Older workers protected against dismissal
In February 2006, the Estonian parliament amended those articles of the Employment Contracts Act that legally permitted the dismissal of employees aged over 65 years on the basis of their age. Until now, these articles were in violation of the country’s Constitution and of EU legislation which prohibit the discrimination of employees on the grounds of age. Currently, the debate continues in relation to the Public Service Act which also permits age discrimination with respect to dismissals.
On 8 Feburary 2006, the Estonian parliament (Riigikogu) ratified amendments to the Employment Contracts Act, abolishing all articles permitting the discrimination of older workers on the basis of their age. The act, which came into force in 1992 and which has been under discussion for some time ( EE0405103F), permitted the dismissal of employees aged over 65 years, merely on the basis of their age and on being entitled to a pension. In line with the amendments, the Employment Contracts Act protects older workers against dismissals in the same way as it protects all other employees.
Equal treatment of older workers
After having examined the original act, the Chancellor of Justice, Allar Jõks, agreed that providing only limited protection to older workers on the basis of their age is unjustified and violates the Estonian Constitution as well as EU legislation. The Council Directive 2000/78/EC establishes a general framework for equal treatment in employment and occupation and prohibits discrimination on the grounds of racial or ethnic origin, religion, disability, age or sexual orientation. Nonetheless, if the characteristics of a person constitute a genuine and determining occupational requirement, or if there is some other legitimate reason, the directive does provide for a different treatment.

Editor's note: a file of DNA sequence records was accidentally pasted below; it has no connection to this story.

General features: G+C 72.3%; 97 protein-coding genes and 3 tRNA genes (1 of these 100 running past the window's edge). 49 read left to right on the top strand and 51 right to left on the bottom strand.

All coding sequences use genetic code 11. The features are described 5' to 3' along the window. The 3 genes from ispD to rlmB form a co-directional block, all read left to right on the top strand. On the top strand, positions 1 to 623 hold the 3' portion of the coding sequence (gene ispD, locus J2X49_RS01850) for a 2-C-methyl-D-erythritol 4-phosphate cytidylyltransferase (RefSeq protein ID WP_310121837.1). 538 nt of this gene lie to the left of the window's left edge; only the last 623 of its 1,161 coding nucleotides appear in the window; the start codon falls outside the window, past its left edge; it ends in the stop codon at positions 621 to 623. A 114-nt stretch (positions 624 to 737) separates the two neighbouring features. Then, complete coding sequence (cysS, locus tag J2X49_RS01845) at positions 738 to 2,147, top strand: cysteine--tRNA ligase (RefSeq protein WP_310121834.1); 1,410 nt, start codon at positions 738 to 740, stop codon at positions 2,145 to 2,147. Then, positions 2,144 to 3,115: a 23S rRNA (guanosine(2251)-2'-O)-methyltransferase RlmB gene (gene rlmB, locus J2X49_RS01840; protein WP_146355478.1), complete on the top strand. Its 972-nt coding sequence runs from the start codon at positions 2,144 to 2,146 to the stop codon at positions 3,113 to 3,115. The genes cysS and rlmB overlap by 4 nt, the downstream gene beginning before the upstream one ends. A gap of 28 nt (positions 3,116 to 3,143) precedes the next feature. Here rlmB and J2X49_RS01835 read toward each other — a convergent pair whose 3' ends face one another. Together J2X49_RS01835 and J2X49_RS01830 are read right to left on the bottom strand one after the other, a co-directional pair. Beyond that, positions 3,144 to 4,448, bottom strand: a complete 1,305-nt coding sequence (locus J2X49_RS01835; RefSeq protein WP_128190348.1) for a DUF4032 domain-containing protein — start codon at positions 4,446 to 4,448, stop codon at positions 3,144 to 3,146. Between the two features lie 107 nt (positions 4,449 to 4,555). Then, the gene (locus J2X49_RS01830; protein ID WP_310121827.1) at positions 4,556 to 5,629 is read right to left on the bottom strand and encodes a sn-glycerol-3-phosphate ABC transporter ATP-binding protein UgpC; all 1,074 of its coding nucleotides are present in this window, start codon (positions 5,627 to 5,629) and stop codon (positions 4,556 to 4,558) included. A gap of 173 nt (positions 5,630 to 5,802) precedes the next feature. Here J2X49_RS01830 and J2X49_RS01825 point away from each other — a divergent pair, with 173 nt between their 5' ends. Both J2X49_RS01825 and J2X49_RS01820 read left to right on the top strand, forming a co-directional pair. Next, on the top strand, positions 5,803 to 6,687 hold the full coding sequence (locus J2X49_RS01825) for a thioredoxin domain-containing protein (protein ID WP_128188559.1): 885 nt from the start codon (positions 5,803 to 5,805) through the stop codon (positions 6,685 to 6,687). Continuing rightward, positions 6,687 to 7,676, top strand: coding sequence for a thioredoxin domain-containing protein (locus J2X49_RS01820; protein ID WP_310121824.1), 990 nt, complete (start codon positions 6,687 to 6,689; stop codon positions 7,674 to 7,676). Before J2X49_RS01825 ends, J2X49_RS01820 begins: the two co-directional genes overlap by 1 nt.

The Chancellor of Justice considered that there was no valid reason for treating older workers differently from younger ones, or for treating pensioners aged over 65 years differently from those aged under 65 years. The Confederation of Estonian Trade Unions (Eesti Ametiühingute Keskliit, EAKL) firmly supported the amendments of the act.
Public Service Act examined
Following the adoption of the amended Employment Contracts Act, attention turned to the dismissal conditions of public service employees set out in the Public Service Act (Avaliku teenistuse seadus). The latter regulates the employment of civil servants and still includes article 120 which permits the dismissal of people on the basis of their age, i.e. after they turn 65 years of age. The Chancellor of Justice and the Ministry of Justice regard these sections of the Public Service Act as being discriminatory and believe that treating civil servants under or over 65 years of age differently is not in accordance with the principle of equal treatment.
The Social Affairs Committee of the Parliament (Riigikogu Sotsiaalkomisjon) urged the government to review the legislation regulating the civil service, in order to highlight those articles that need to be changed or abolished to guarantee equal treatment of all employees.
As in many other European countries, the Estonian population is ageing. In 2005, some 17% of its population were aged over 65 years, according to Statistics Estonia (Statistikaamet). Forecasts project an even greater change in the country’s demographics, where the proportion of people aged over 65 years will constitute up to one quarter of the Estonian population. Over the last seven years, the employment rate of people in the 65–69 years age group has continued to increase, reaching 22% (of which 10% are in the 70–74 years age group) in 2005.
Estonia’s employment strategy aims to raise employment levels among older people, as well as develop policies to sustain the participation of older workers in the labour market. The current State Pension Insurance Act provides for the receipt of a salary and pension at the same time, enabling workers to continue working when they become eligible for a pension. The new Employment Contracts Act will also help to increase labour force participation of older workers. Experts consider it as a way of decreasing social expenditure in order to ease budgetary constraints brought about by an ageing population.
Marre Karu, Praxis – Centre for Policy Studies